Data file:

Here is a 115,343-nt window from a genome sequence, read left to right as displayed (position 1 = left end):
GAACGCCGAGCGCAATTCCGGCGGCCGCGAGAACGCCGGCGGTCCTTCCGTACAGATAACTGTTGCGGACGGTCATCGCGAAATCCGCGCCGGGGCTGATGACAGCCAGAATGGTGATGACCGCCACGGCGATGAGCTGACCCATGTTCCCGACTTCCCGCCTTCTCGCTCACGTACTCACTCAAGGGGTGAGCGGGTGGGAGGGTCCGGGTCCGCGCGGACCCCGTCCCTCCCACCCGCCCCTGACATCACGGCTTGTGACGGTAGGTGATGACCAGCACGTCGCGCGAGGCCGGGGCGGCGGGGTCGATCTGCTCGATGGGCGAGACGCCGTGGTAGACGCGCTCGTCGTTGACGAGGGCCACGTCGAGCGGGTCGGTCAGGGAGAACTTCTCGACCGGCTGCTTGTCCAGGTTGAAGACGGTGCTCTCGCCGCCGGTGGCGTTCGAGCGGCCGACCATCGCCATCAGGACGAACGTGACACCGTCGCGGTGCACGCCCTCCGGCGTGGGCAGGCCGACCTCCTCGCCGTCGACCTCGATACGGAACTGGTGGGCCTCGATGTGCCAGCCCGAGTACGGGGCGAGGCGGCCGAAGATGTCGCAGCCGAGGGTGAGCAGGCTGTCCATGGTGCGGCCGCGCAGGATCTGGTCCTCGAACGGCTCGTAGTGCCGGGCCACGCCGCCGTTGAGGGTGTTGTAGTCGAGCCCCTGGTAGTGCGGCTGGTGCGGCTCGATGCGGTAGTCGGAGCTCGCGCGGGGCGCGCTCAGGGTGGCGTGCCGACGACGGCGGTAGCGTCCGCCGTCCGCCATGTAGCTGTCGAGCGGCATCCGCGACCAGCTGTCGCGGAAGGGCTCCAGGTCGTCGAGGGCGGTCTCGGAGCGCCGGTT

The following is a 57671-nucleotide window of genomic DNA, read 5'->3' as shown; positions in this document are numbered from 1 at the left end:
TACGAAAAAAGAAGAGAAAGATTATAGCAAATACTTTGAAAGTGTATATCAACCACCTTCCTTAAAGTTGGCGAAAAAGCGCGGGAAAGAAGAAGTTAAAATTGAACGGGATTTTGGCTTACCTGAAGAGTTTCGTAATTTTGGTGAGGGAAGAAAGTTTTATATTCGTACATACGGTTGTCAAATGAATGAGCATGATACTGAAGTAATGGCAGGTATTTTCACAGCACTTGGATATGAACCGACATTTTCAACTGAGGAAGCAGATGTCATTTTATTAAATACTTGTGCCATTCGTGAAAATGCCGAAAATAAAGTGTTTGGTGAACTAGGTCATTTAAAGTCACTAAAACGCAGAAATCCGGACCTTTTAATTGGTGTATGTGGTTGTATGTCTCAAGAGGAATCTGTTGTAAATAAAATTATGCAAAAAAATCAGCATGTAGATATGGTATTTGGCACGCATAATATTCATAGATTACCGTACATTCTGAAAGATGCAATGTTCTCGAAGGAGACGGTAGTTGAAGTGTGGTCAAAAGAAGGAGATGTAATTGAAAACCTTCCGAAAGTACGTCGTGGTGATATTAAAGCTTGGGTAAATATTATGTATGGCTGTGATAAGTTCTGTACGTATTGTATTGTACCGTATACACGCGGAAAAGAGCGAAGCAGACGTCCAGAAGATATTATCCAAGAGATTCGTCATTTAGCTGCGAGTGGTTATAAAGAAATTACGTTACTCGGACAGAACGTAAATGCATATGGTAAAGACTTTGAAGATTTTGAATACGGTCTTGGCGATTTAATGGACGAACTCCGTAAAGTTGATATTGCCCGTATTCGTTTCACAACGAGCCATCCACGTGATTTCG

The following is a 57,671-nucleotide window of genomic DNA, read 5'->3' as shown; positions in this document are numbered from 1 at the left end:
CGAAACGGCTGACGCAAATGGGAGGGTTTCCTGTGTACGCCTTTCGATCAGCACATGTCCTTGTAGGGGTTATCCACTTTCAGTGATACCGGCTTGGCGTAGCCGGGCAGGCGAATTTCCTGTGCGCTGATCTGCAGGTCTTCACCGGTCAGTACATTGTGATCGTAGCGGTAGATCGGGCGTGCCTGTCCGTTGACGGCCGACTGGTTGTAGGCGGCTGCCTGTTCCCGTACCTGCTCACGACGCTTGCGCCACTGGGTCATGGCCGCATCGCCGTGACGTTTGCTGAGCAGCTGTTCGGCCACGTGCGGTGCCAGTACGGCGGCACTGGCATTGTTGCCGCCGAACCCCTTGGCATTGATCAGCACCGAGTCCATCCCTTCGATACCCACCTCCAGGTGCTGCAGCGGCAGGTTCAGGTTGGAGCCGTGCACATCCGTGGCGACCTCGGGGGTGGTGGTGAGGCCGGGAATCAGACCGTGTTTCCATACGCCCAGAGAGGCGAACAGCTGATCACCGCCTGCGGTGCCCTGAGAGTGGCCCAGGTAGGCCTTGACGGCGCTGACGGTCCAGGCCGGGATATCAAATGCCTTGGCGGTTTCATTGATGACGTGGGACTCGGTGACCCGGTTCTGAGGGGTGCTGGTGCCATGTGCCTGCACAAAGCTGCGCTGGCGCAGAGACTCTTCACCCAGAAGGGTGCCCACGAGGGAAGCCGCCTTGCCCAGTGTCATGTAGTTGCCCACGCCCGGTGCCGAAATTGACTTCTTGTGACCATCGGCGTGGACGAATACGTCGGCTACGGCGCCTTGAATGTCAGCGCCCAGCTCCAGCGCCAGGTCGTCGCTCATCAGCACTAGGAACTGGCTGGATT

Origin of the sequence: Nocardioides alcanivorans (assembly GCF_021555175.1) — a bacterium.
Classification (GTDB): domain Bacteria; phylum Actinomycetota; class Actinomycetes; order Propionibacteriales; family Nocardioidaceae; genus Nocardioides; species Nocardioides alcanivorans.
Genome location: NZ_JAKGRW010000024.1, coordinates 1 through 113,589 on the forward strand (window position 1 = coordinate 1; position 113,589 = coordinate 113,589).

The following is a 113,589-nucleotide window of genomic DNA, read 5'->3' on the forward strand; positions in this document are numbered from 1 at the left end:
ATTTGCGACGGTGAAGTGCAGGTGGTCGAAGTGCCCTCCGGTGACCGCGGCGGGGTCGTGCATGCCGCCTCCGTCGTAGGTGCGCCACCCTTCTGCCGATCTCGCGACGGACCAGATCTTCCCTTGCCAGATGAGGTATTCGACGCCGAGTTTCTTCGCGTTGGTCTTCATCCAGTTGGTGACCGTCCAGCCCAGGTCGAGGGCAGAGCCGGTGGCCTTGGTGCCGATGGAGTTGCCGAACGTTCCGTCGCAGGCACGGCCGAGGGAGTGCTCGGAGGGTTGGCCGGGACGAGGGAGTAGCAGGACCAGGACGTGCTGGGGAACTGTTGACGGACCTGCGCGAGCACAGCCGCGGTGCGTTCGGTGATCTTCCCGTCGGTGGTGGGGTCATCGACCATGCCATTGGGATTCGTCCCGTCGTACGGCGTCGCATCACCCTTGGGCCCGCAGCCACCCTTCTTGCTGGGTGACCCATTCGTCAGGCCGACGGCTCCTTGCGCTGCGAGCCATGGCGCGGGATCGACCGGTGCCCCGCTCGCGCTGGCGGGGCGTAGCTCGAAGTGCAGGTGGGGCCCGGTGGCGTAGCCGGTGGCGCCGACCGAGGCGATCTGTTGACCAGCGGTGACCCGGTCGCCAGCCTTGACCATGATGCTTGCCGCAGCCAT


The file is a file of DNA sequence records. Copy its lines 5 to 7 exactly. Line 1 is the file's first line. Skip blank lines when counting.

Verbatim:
The following is a 57,671-nucleotide window of genomic DNA, read 5'->3' as shown; positions in this document are numbered from 1 at the left end:
CGAAACGGCTGACGCAAATGGGAGGGTTTCCTGTGTACGCCTTTCGATCAGCACATGTCCTTGTAGGGGTTATCCACTTTCAGTGATACCGGCTTGGCGTAGCCGGGCAGGCGAATTTCCTGTGCGCTGATCTGCAGGTCTTCACCGGTCAGTACATTGTGATCGTAGCGGTAGATCGGGCGTGCCTGTCCGTTGACGGCCGACTGGTTGTAGGCGGCTGCCTGTTCCCGTACCTGCTCACGACGCTTGCGCCACTGGGTCATGGCCGCATCGCCGTGACGTTTGCTGAGCAGCTGTTCGGCCACGTGCGGTGCCAGTACGGCGGCACTGGCATTGTTGCCGCCGAACCCCTTGGCATTGATCAGCACCGAGTCCATCCCTTCGATACCCACCTCCAGGTGCTGCAGCGGCAGGTTCAGGTTGGAGCCGTGCACATCCGTGGCGACCTCGGGGGTGGTGGTGAGGCCGGGAATCAGACCGTGTTTCCATACGCCCAGAGAGGCGAACAGCTGATCACCGCCTGCGGTGCCCTGAGAGTGGCCCAGGTAGGCCTTGACGGCGCTGACGGTCCAGGCCGGGATATCAAATGCCTTGGCGGTTTCATTGATGACGTGGGACTCGGTGACCCGGTTCTGAGGGGTGCTGGTGCCATGTGCCTGCACAAAGCTGCGCTGGCGCAGAGACTCTTCACCCAGAAGGGTGCCCACGAGGGAAGCCGCCTTGCCCAGTGTCATGTAGTTGCCCACGCCCGGTGCCGAAATTGACTTCTTGTGACCATCGGCGTGGACGAATACGTCGGCTACGGCGCCTTGAATGTCAGCGCCCAGCTCCAGCGCCAGGTCGTCGCTCATCAGCACTAGGAACTGGCTGGATT

Origin of the sequence: Nocardioides alcanivorans (assembly GCF_021555175.1) — a bacterium.